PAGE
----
Table 2.1 Percentage of patients with a viral load of equal to or less than 50 copies per ml 12 months* after starting cART naïve**
Years GOSH UK & Ireland***
1997 to 1999 0 (0%) 7/34 (21%)
2000 to 2004 6/9 (67%) 127/305 (42%)
2005 to 2009 19/28 (68%) 277/439 (63%)
2010 onwards 28/33 (85%) 297/399 (74%)

* Response is based on the viral load value nearest 12 months (+/- 3 months) after cART initiation

** cART is defined as: first combination ART composed of three or more drugs across two or more classes (excluding unboosted Protease inhibitors (PIs)), or three nucleoside reverse transcriptase inhibitors (NRTIs) including Abacavir (ABC).

*** 52/689 (8 %) of undetectable results had a lower limit of detection >50 but ≤400c/ml and are included here.

3. Hospital stays results

By offering children and young people ART, we aim to enable them to manage their disease at home, and maintain their wellbeing so they do not become ill and need to stay in hospital. Therefore, the team monitors the number of times patients need to stay in hospital as an indicator of the wellbeing of the patients they support and treat.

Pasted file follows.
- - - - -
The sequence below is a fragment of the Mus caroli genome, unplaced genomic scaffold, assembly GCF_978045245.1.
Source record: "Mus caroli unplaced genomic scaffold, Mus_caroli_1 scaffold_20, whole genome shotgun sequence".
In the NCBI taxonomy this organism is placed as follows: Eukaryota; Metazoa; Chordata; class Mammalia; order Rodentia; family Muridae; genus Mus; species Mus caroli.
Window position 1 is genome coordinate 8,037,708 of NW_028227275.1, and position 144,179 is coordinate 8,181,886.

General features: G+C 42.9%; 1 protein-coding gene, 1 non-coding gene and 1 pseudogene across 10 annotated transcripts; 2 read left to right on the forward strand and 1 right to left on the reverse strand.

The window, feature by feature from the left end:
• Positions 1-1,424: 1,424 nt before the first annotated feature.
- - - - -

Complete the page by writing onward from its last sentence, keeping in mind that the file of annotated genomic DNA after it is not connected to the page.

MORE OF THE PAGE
The chart below shows that there has been a significant reduction in the proportion of HIV patients needing to stay at GOSH because of illness, from 25.2 per cent of patients in 2000 to 6.7 per cent in 2016.

The chart also shows our inpatient stay data alongside the average for paediatric HIV services across the UK and Ireland. GOSH results are comparable to the national average, with 12.2 per cent of GOSH patients requiring a hospital stay between 2000 and 2014. Most importantly, the trend for all services demonstrates the advancements in care that enable most patients to stay well most of the time.